NFL Week 3 Film Review
|Oakland Raiders vs. Cleveland Browns|
- Goat of the Game: SS Donte Whitner - I truly try to vary who I give the game balls and goat-of-the-game honors to, but Whitner was the biggest letdown to me for the second week in a row. I feel he was involved in way too many of the Raiders' big offensive plays this past Sunday, as you'll see in the review below.
- Awarding the Game Ball: TE Gary Barnidge - Between his fourth-down catch, his touchdown grab, and going over 100 yards receiving for the first time in his career, Good Guy Barnidge was a bright spot, taking advantage of the scouting report that Oakland doesn't defend tight ends well.
- Going After Haden or Targeting Cooper? Last year, QB Derek Carr had no qualms about throwing toward the direction of CB Joe Haden. The same thing happened to begin this week's game, but was he throwing at Haden, or was he simply finding a guy who looks to be the best receiver in this year's class?
Carr went to WR Amari Cooper on the first play of the game for a 13-yard completion. Three plays later, facing a 3rd-and-12, Carr found him again. Cooper is at the top of the screen, running a simple flag route. Instead of finding creative ways to bring pressure this week, defensive coordinator Jim O'Neil seemed to prefer rushing three or four players, which didn't generate an ounce of pressure on Carr.
Carr has no pressure coming at him, so he gets to read his three receivers easily. Haden has fallen behind Cooper, but is playing to undercut a possible throw to the inside.
Instead, Cooper cuts to the outside and is wide open for 18 yards and another first down.
- Run Defense Starts Fine: For the third straight week, it's encouraging to see that the Browns' defenders are not getting blown off the ball on run plays. The guys up front are doing an adequate job -- it's those couple of runs later in the game where, in my opinion, the second- and third-level defenders whiff on tackles where the issues are.
There is nothing particularly special about this play, but it shows NT Danny Shelton pushing a lineman about a yard or two into the backfield.
With Shelton's penetration, RB Latavius Murray doesn't have a clear lane. ILB Christian Kirksey pursues Murray and makes the tackle after a gain of two yards. Murray had 4 carries for 2 yards on the first drive of the game.
- Secondary Not Delivering: Faced with a 3rd-and-8 from the Browns' 46 yard line, Cleveland couldn't get off the field again because of a lack of a pass rush and the trusted secondary not being able to make a play on the ball.
WR Amari Cooper lines up at the bottom of the screen on CB Joe Haden again. Cooper is going to run a simple stick around at the first-down marker. Cleveland is going to drop five plays into coverage on three receivers, but they'll be rushing seven players, including the inside linebacker.
Was there supposed to be a rush on QB Derek Carr? There isn't anybody within 5-7 yards of him. He has a clean line of sight to the middle of the field, and there is enough separation to where he could have gone to the receiver in the green circle. Instead, he comes to Cooper at the bottom.
Let's take another look at what happened to the pass rush. ILB Christian Kirksey is designed to have a lane to shoot through here. Although there are two blocking backs that would likely pick him up, maybe the pressure would've forced a bad throw from Carr. We never got to find out because the Raiders' center blocks DL John Hughes right into the hole that Kirksey was trying to blitz through, negating his rush.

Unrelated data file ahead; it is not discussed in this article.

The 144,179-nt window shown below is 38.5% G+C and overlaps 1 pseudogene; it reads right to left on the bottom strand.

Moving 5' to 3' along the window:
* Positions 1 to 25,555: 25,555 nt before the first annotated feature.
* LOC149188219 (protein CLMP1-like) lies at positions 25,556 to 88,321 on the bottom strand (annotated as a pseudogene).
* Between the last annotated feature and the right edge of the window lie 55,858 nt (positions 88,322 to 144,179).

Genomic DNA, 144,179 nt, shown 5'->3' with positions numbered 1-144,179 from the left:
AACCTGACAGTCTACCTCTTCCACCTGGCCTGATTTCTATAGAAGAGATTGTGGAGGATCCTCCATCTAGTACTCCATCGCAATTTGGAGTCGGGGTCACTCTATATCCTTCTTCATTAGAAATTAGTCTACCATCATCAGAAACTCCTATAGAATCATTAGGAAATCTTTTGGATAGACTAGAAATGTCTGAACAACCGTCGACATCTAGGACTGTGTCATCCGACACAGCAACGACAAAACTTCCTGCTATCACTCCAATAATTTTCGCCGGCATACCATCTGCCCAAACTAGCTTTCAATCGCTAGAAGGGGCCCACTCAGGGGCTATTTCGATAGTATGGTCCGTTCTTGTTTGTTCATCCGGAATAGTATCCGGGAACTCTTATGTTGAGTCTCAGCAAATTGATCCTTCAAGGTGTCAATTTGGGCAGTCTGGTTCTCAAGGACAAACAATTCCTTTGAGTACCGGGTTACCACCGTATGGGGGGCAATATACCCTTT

Haden's coverage isn't bad, but as he turns around, he slips. This is our home turf, isn't it!?! Haden basically face-plants, so instead of it being about a 10-yard gain, Cooper's catch-and-run goes for 23 yards and puts the Raiders in field goal range.
- Defense Holds Early: Facing a 1st-and-goal from the 7 yard line, the Raiders went with two run plays for no gain and a gain of two yards.
On 3rd-and-goal from the 5 yard line, QB Derek Carr rolls out to his right and ends up throwing the ball out of the end zone when he doesn't see an open receiver. The point of me showing this screenshot is that Carr still never faced a pass rush here. He only moved outside the pocket to try to see if a receiver could get open in the scramble drill. Otherwise, as you are reading this, he might still be standing in the pocket, unscathed. The Raiders settled for a field goal and went up 3-0 mid-way through the first quarter.
- Instincts Not Proving to be Right: The more we see RB Isaiah Crowell, the more we see that his instincts often are not the best -- either that, or he's trying way too hard to hit the big play every time he touches the ball.
On the first play of game, Crowell gets the handoff and Cleveland's offensive line has generated a good push. If he continues up the middle, he'll probably get around 4-5 yards. Instead, he tries to cut back. The defender who RT Mitchell Schwartz is blocking is swimming that direction right after this frame, though, and TE Jim Dray is being pushed back into that "hole."
Crowell only ends up gaining two yards.
- Let's Try This Again: After getting a first down to a defensive holding penalty, the Browns decided to run the ball again on 1st-and-10 from the 27 yard line.
Once again, the push from the Browns' offensive line isn't bad. The problem here is that the run blocking falls apart. LG Joel Bitonio is going to left a defender slip right by him, as he appeared to be stuck between blocking the guy he let slip by and the guy who was in front of LT Joe Thomas.
The penetration only allows RB Isaiah Crowell to gain 1 yard. On two first-down plays in a row, Cleveland began second down with a 2nd-and-8 and a 2nd-and-9.